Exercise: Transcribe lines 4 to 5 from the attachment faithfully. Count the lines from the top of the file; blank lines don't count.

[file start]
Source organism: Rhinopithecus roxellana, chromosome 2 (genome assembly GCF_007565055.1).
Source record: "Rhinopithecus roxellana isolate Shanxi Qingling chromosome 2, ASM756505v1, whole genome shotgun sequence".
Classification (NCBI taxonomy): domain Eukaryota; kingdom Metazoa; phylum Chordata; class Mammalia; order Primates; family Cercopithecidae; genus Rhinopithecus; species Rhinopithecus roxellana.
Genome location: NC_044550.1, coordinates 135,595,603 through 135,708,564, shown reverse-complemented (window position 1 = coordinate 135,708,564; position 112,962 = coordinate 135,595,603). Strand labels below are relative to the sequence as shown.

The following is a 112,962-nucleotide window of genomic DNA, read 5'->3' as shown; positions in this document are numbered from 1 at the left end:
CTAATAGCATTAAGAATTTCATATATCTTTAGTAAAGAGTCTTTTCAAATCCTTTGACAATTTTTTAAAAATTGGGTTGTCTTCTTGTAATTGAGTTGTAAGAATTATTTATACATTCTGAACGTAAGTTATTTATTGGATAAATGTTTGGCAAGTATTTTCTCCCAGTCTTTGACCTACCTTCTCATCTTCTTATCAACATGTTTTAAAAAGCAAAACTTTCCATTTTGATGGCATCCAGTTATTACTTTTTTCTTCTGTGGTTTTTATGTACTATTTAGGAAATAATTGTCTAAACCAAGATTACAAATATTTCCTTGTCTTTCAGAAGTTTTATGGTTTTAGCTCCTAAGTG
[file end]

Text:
Genome location: NC_044550.1, coordinates 135,595,603 through 135,708,564, shown reverse-complemented (window position 1 = coordinate 135,708,564; position 112,962 = coordinate 135,595,603). Strand labels below are relative to the sequence as shown.

The following is a 112,962-nucleotide window of genomic DNA, read 5'->3' as shown; positions in this document are numbered from 1 at the left end: